In 1917 a 21 year old Buster Keaton walked on to a film set for the very first time and without a single retake made his screen debut in a comedy sketch in Arbuckle's 'The Butcher Boy'. This collection includes 13 of the 14 films that Arbuckle and Keaton made together (one remains lost) and all of the 19 independent shorts Buster made after getting his own studio in 1920. It charts Buster's early development as one of the greatest performers and directors in the history of film comedy. The films are wonderful, and if you don't already know them, you are in for a treat.
The accompanying book has some nice photos, as well as extracts from Buster's autobiography and interview transcripts, but most of it is given over to a discussion between three film writers which I didn't find particularly illuminating.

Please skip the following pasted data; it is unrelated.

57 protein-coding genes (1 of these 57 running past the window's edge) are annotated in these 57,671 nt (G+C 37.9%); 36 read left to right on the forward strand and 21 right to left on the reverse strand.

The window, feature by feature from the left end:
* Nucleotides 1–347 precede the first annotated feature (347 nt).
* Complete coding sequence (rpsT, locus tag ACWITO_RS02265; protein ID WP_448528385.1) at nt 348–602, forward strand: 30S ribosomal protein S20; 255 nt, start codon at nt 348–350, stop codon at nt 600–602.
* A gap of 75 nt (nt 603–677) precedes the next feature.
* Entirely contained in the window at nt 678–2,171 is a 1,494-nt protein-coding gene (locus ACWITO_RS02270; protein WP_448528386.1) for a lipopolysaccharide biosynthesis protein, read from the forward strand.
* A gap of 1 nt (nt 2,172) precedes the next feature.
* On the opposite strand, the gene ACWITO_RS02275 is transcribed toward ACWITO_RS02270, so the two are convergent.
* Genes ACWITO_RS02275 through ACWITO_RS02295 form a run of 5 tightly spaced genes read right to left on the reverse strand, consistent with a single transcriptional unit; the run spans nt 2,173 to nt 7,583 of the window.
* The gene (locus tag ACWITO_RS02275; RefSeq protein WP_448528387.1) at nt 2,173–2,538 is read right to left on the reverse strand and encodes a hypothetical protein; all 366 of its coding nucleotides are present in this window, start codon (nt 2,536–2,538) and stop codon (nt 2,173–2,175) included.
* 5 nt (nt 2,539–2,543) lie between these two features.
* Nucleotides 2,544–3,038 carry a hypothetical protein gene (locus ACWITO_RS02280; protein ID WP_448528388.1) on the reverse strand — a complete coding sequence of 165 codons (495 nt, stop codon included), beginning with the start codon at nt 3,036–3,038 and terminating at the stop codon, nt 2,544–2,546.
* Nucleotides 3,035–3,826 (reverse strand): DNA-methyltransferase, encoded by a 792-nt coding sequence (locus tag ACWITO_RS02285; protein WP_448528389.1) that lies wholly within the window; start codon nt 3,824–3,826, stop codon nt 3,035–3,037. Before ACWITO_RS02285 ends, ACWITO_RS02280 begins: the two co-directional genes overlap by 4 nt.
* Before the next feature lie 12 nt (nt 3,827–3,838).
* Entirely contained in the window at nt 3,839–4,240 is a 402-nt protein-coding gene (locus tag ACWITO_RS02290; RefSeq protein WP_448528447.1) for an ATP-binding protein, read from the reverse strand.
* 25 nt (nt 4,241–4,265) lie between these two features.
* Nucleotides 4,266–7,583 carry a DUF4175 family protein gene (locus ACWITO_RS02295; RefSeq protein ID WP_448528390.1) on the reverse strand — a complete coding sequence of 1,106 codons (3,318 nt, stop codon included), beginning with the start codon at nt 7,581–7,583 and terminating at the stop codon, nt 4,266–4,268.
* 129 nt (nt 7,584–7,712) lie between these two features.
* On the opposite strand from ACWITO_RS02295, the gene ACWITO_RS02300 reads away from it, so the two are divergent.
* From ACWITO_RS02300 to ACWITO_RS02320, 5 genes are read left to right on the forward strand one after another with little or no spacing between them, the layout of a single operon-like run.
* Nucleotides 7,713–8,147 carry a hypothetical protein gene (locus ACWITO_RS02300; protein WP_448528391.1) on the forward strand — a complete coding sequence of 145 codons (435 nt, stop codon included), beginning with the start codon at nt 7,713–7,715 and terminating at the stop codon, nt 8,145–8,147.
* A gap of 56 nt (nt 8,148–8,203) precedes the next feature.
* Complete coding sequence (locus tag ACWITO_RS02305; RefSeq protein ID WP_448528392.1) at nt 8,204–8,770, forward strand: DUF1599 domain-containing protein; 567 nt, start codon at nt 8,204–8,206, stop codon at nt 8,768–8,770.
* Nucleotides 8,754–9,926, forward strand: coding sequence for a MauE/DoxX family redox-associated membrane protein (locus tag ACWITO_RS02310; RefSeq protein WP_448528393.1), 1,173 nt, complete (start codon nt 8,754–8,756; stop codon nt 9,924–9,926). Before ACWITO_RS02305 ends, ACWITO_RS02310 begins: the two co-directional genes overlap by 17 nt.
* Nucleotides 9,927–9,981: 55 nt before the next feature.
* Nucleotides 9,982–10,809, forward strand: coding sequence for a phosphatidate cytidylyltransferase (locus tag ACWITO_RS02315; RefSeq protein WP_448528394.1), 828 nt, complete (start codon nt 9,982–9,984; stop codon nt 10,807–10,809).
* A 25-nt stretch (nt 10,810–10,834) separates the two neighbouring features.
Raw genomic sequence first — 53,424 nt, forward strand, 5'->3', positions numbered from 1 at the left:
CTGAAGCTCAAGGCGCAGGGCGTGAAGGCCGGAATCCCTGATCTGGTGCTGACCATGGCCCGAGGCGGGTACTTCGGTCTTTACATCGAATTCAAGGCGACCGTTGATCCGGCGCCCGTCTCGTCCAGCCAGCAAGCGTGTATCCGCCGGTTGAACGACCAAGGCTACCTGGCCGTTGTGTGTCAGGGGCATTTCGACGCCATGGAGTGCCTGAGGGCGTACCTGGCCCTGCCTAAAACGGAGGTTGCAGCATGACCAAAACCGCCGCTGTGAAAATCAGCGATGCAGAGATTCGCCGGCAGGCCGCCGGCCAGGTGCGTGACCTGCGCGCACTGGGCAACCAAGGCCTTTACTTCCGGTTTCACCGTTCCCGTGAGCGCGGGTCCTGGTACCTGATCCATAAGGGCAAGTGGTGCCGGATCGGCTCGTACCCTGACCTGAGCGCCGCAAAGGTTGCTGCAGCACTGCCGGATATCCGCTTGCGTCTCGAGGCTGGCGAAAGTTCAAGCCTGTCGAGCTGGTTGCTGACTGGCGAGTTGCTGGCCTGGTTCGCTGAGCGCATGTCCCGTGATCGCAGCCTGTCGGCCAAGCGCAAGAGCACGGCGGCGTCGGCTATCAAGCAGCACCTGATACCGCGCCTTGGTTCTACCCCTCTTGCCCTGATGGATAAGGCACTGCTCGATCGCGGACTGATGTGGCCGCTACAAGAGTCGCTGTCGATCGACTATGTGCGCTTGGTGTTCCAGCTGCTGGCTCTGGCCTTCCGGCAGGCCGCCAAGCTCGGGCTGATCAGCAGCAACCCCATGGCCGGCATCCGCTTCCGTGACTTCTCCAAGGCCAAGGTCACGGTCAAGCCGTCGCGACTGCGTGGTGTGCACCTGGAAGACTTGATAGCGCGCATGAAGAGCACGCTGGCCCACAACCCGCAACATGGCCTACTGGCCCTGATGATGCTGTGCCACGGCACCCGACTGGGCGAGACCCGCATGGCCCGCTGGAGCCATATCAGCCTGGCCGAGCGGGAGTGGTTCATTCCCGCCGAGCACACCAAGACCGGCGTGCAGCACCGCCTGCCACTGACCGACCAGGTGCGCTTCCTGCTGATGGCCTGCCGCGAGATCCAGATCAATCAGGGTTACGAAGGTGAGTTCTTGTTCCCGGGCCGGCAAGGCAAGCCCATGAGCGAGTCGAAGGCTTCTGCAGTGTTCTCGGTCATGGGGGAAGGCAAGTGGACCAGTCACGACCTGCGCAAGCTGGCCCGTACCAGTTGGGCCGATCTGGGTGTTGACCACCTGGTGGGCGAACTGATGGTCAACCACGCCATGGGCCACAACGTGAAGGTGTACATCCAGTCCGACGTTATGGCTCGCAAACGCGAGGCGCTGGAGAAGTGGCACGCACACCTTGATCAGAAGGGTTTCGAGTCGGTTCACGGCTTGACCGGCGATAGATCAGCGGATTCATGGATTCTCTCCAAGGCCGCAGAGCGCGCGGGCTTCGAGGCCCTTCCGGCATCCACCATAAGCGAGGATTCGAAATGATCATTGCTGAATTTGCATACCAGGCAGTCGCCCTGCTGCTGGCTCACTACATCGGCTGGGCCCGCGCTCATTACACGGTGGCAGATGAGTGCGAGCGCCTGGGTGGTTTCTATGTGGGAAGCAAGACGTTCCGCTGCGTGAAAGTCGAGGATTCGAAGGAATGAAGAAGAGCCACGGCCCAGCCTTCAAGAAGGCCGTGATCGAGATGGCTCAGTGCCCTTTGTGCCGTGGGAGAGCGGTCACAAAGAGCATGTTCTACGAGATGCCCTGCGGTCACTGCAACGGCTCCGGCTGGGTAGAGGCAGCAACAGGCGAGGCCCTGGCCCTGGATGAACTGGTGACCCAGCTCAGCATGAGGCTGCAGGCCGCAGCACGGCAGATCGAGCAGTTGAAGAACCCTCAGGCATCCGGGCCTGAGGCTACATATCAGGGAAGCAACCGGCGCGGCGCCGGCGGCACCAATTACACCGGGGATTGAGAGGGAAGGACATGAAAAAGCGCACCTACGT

My big problem is with the audio commentaries. They are by one Joseph McBride, described as a 'film historian' but who seems to fancy himself a psychoanalyst. My advice is don't listen to them, because they will kill the comedy for you. If you must, treat them with caution. McBride is OK while he sticks to explaining the technical and creative aspects of the films and providing a little historical and sociological context. But when he moves into the realm of psychology he is on very shaky ground. His comments about Buster's personal life are, at best, speculative and, at worst, inaccurate and insulting. Take no notice of them. There are plenty of Keaton experts around who would have made a better job of this, and I'm surprised at Eureka Video's choice.